Nautilia profundicola

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Nautilia profundicola
Scientific classification
Kingdom: Bacteria
Phylum: Proteobacteria
Class: Epsilonproteobacteria
Order: Nautiliales
Family: Nautiliaceae
Genus: Nautilia
Species: N. profundicola
Binomial name
Nautilia profundicola
Smith et al, 2008

Nautilia profundicola is a Gram-negative chemolithoautotrophic epsilonproteobacterium found around hydrothermal vents in the deep ocean.[1] It was first discovered in 1999 on the East Pacific Rise at depth of 2,500 metres (8,200 ft), on the surface of the polychaete worm Alvinella pompejana.[2] Nautilia profundicola lives symbiotically on the dorsal hairs of A. pompejana but they may also form biofilms and live independently on the walls of hydrothermal vents. The ability of N. profundicola to survive in an anaerobic environment rich in sulfur, H2 and CO2 of varying temperature makes it a useful organism to study, as these are the conditions that are theorized to have prevailed around the time of the earliest life on earth.[1]


Nautilia profundicola is a motile, rod-shaped bacterium, around 0.4 μm long and 0.3 μm wide.[2] Like most epsilonproteobacteria, it has an unsheathed polar flagellum.[3]


Nautilia profundicola lives among the hydrothermal vents and can grow at temperatures of 30–55 °C (86–131 °F). It uses anaerobic respiration and is a chemolithoautotroph. Nautilia profundicola uses hydrogen or formate as an electron donor and sulfur an electron acceptor to produce hydrogen sulfide.[2] Nautilia profundicola contains the protein reverse gyrase, which has been found amongst thermophilic bacteria, and which helps it survive the large temperature variation associated with its environment.[1] Reverse gyrase is theorized to keep the genome stable and prevent damage by the extreme heat.[4] Along with the ability to fix carbon and sulfur, analysis of the genome of Nautilia profundicola points to a novel pathway of nitrogen fixation.[1]


Analysis of the 16S rRNA gene sequence of Nautilia profundicola allowed it to be placed in the family Nautiliaceae of the order Nautiliales in the class Epsilonproteobacteria. Analysis of this gene demonstrated that this organism shared 97.8 percent of its DNA for this gene with the related bacterium Nautilia lithotrophica. Using DNA–DNA hybridization, the total DNA-DNA relatedness of the two organisms was found to be 34.6 percent which, along with differences in phylogeny, allowed Nautilia profundicola to be classified as its own species.[2]

Genomic information

The genome of Nautilia profundicola consists of one circular chromosome of 1.7 million base pairs, which is small compared to other free-living epsilonproteobacteria.[1] There is relatively little evidence of the influence of horizontal gene transfer in the genome of Nautilia profundicola and this lack of external DNA is theorized to be a product of its own defense mechanisms or the lack of free DNA in the surrounding inhospitable environment.[1]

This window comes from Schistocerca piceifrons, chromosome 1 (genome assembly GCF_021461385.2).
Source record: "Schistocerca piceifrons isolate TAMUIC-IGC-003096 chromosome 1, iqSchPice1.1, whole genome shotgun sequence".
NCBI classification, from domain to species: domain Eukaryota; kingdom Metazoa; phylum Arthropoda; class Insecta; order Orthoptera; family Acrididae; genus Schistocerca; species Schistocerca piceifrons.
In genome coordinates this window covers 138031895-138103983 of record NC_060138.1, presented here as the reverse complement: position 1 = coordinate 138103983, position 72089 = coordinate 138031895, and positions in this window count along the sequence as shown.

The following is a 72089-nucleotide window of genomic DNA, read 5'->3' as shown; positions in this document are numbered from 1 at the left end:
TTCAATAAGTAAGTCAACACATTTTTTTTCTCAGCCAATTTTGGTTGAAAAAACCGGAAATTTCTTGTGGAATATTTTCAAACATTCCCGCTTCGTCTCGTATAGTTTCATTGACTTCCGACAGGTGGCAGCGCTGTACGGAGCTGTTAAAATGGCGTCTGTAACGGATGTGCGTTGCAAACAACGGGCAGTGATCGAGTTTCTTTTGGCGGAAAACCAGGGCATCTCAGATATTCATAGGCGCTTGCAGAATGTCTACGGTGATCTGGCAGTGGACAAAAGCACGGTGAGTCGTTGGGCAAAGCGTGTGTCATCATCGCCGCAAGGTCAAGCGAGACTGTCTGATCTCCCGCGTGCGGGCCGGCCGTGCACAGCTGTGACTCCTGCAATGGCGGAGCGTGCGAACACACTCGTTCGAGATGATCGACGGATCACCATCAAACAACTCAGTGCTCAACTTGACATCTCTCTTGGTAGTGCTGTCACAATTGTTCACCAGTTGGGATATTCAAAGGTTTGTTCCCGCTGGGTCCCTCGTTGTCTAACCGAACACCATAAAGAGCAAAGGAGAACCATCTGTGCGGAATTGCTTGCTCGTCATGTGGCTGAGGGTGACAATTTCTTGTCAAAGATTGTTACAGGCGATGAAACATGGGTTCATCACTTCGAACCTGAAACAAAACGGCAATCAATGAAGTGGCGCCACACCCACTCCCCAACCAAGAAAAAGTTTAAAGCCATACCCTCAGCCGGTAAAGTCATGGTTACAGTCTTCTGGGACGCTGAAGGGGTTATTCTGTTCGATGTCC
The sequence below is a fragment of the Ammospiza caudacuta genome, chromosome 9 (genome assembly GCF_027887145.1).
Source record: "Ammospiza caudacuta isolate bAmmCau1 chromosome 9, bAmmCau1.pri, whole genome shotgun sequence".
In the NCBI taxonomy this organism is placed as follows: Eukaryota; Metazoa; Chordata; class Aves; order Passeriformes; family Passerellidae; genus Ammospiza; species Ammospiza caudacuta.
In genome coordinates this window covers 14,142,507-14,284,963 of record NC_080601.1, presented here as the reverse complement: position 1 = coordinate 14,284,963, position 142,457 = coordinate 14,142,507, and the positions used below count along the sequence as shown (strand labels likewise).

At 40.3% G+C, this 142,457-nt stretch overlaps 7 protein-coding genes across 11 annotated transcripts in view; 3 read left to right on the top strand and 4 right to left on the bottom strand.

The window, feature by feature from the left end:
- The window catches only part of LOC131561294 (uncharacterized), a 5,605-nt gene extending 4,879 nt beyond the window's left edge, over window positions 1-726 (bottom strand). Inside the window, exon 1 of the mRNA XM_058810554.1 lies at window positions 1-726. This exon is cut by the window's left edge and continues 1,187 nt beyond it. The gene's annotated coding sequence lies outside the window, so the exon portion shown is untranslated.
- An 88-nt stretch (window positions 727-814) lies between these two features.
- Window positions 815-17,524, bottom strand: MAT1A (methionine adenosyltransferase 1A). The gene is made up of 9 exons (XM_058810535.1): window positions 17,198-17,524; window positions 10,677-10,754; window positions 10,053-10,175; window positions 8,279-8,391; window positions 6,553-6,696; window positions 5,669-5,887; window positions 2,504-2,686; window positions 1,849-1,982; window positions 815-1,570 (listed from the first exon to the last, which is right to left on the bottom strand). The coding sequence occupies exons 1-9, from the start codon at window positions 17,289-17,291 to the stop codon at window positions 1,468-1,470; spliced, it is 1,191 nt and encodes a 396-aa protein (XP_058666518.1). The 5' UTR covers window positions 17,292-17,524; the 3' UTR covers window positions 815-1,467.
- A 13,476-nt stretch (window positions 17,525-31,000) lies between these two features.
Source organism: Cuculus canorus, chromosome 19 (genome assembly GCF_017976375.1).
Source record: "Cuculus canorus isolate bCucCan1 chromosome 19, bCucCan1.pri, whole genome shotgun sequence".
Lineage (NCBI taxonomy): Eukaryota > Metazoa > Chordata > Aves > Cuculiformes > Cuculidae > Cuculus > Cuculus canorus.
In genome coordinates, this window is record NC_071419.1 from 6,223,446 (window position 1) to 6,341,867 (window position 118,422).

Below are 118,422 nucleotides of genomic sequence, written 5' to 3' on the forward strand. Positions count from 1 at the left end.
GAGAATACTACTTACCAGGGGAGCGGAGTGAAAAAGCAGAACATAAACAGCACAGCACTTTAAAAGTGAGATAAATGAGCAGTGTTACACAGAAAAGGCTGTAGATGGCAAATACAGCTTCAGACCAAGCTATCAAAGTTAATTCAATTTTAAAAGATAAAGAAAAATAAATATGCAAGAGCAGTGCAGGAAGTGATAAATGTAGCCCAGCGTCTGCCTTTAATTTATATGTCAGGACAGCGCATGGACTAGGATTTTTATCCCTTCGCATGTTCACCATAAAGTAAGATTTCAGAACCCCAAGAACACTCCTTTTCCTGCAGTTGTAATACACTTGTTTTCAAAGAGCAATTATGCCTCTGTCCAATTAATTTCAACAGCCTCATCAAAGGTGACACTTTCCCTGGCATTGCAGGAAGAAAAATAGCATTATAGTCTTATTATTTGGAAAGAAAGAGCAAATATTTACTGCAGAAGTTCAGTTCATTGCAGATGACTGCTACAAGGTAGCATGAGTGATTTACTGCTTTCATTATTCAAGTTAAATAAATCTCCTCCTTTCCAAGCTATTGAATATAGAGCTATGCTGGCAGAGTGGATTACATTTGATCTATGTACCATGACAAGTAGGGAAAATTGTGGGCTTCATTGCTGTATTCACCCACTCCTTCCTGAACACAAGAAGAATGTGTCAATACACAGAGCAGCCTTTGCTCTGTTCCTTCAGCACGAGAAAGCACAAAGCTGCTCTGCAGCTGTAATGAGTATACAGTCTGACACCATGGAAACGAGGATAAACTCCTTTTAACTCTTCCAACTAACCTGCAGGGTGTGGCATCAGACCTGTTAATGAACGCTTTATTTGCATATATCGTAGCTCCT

Ecological function

Nautilia profundicola is a member of the Epsilonproteobacteria, which are dominant in the vent ecosystem and are likely to be key players in the cycling of carbon, nitrogen, and sulfur.[1] Nautilia profundicola has been found to have a symbiotic relationship with Alvinella pompejana, in which the worm secretes edible mucus, possibly in exchange for the bacterium's heat-resistant enzymes. This has the potential to explain how Alvinella pompejana can survive with one part of its body in 80 °C (176 °F) water in the vent and the rest of its body in 22 °C (72 °F) water outside the vent.[5]


  1. 1.0 1.1 1.2 1.3 1.4 1.5 1.6 Barbara J. Campbell, Julie L. Smith, Thomas E. Hanson, Martin G. Klotz, Lisa Y. Stein, Charles K. Lee, Dongying Wu, Jeffrey M. Robinson, Hoda M. Khouri, Jonathan A. Eisen & S. Craig Cary (2009). "Adaptations to submarine hydrothermal environments exemplified by the genome of Nautilia profundicola". PLoS Genetics. 5 (2): e1000362. doi:10.1371/journal.pgen.1000362. PMC 2628731. PMID 19197347.CS1 maint: multiple names: authors list (link)<templatestyles src="Module:Citation/CS1/styles.css"></templatestyles>
  2. 2.0 2.1 2.2 2.3 Julie L. Smith, Barbara J. Campbell, Thomas E. Hanson, Chuanlun L. Zhang & S. Craig Cary (2008). "Nautilia profundicola sp. nov., a thermophilic, sulfur-reducing epsilonproteobacterium from deep-sea hydrothermal vents". International Journal of Systematic and Evolutionary Microbiology. 58 (7): 1598–1602. doi:10.1099/ijs.0.65435-0. PMID 18599701.CS1 maint: multiple names: authors list (link)<templatestyles src="Module:Citation/CS1/styles.css"></templatestyles>
  3. Jack R. Holt (2009). "Introduction to the epsilonproteobacteria". Diversity of Life. Susquehanna University. Retrieved January 8, 2012.<templatestyles src="Module:Citation/CS1/styles.css"></templatestyles>
  4. Anna Valenti, Giuseppe Perugino, Takehiko Nohmi, Mosè Rossi & Maria Ciaramella (2009). "Inhibition of translesion DNA polymerase by archaeal reverse gyrase". Nucleic Acids Research. 37: 4287–4295. doi:10.1093/nar/gkp386. PMC 2715243. PMID 19443439.CS1 maint: multiple names: authors list (link)<templatestyles src="Module:Citation/CS1/styles.css"></templatestyles>
  5. "Deep-sea vents harbor Earth's hottest animal". University of Delaware. 2001. Retrieved January 8, 2012.<templatestyles src="Module:Citation/CS1/styles.css"></templatestyles>

External links